Lead in Species of Greatest Conservation Need: Free-flying Bald Eages as Indicators

Project

Principal Investigator:

Julie A. Blanchong

Stephen Dinsmore

Student Investigator:

William Reiter-Marolf (M.S.)

Collaborators:

 

Duration:

January 2012 to June 2015

Funding Source(s):

Iowa Department of Natural Resources (IDNR), State Wildlife Grant

Goals and Objectives:

  • Characterize lead levels in nesting and winterizing Bald Eagles in Iowa State University
  • Compare lead exposure in free-flying eagles with eagles admitted to rehabilitation centers

 

Progress:

The high proportion of Bald Eagles (Haliaeetus leucocephalus) with lead poisoning reported by wildlife rehabilitation centers and wildlife health monitoring programs has raised concern about the magnitude and consequences of lead exposure in this species and other bird Species of Greatest Conservation Need (SGCN).  This study is examining the degree to which avian SGCN are being exposed to lead in their diets by examining lead levels in Bald Eagles admitted to rehabilitation centers and in nesting and wintering Bald Eagles in Iowa.

In 2012 and again in 2013, M.S. student William (Billy) Reiter-Marolf and his technician non-invasively collected excrement samples from wintering Bald Eagle roosts and from up to 110 randomly Bald Eagle nest sites in winter (during egg incubation) and again in spring (when eaglets were 3-9 weeks of age). Half of the nests were in close proximity to the Mississippi River and half were distributed throughout the rest of Iowa.  Blood and excrement samples were also collected from Bald Eagles admitted to 3 rehabilitation centers in Iowa. All samples were sent to the Iowa State Hygienic Lab for lead testing. Testing is complete and we are completing data analysis. In 2014, Billy defended his M.S. thesis and results of this research were presented at the Iowa chapter of the Wildlife Society annual meeting and the national Wildlife Society meeting.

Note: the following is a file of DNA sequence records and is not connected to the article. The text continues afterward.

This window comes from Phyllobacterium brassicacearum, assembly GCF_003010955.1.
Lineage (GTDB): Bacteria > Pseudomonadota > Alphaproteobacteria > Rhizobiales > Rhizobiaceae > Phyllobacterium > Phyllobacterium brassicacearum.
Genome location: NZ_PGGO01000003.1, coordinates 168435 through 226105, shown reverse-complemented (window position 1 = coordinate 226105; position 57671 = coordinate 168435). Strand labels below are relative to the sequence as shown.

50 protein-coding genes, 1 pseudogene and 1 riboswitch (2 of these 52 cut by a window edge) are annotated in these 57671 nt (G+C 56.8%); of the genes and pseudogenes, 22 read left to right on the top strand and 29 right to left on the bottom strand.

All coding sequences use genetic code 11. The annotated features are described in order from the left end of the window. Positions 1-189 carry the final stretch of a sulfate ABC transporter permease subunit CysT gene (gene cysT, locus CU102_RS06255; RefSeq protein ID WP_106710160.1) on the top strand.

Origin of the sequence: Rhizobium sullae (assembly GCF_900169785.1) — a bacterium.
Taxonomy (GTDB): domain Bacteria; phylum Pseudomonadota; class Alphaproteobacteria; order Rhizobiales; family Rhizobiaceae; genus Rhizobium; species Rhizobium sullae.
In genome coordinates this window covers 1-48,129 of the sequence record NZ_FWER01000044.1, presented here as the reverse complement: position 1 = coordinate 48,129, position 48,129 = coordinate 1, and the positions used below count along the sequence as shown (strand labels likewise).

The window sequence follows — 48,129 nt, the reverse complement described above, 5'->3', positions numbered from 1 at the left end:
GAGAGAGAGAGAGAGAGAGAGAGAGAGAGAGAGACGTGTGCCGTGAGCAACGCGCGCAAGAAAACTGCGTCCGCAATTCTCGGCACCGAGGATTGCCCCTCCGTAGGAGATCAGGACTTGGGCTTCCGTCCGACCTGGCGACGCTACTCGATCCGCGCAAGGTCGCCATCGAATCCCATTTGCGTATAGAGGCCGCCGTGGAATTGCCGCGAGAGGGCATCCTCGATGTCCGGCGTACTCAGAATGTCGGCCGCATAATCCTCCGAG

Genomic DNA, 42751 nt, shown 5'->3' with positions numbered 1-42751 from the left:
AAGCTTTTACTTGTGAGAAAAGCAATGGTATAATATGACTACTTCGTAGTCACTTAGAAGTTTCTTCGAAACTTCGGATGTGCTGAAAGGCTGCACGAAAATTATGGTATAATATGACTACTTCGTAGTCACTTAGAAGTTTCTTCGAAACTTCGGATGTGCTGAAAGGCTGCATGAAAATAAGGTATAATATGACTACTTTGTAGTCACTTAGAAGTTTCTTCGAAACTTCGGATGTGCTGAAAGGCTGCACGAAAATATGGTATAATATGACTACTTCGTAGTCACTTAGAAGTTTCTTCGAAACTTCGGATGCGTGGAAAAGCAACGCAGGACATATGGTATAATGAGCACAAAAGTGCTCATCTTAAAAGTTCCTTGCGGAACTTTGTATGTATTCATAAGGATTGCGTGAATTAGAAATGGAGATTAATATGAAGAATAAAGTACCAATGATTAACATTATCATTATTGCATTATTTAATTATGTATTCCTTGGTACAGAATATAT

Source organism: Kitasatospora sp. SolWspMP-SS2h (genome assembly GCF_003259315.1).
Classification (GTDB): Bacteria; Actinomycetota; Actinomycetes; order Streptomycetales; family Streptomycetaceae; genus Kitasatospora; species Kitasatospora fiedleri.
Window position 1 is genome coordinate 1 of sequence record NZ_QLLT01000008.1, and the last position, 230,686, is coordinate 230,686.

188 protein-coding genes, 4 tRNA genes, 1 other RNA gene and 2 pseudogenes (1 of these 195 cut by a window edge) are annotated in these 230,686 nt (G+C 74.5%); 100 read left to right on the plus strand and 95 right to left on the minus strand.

We received approval to use the remaining funds from this project to examine levels of several additional heavy metals in the eagle excrement samples. We will complete statistical analyses of other heavy metal data and prepare manuscripts for publication.

A final report will be submitted in June 2015.

Conclusions and Recommendations:

We did not identify any significant spatial or temporal trends in lead exposure in samples from free-flying Bald Eagles. Lead levels in excrement from free-flying birds ranged from <1.0 mg/kg (our detection limit) to 170 mg/kg while values in rehabilitation birds ranged from <1.0 mg/kg to 520 mg/kg. High lead levels (>5 mg/kg) were documented less frequently in excrement samples from free-flying eagles (2.8%) compared to samples from rehabilitation eagles (29.8%). Our results suggest that free-flying eagles are not experiencing high levels of lead exposure at the same rates as observed in rehabilitation Bald Eagles. However, most samples collected from free-flying and rehabilitation Bald Eagles contained some lead.

Our comparison of lead levels in blood and excrement from Bald Eagles submitted to rehabilitation centers found that excrement lead levels were a significant predictor of blood lead levels. A linear regression model indicated that when excrement lead levels are low, it is likely that blood lead levels will also be low. When excrement lead levels are high, it is likely that blood lead levels will also be high. We concluded that excrement has the potential to be a valuable tool for investigating lead exposure in Bald Eagles. However, additional work is needed to in order to be able to predict clinical outcomes based on excrement lead levels. 

 

Duration: 
01/01/2012 to 06/15/2015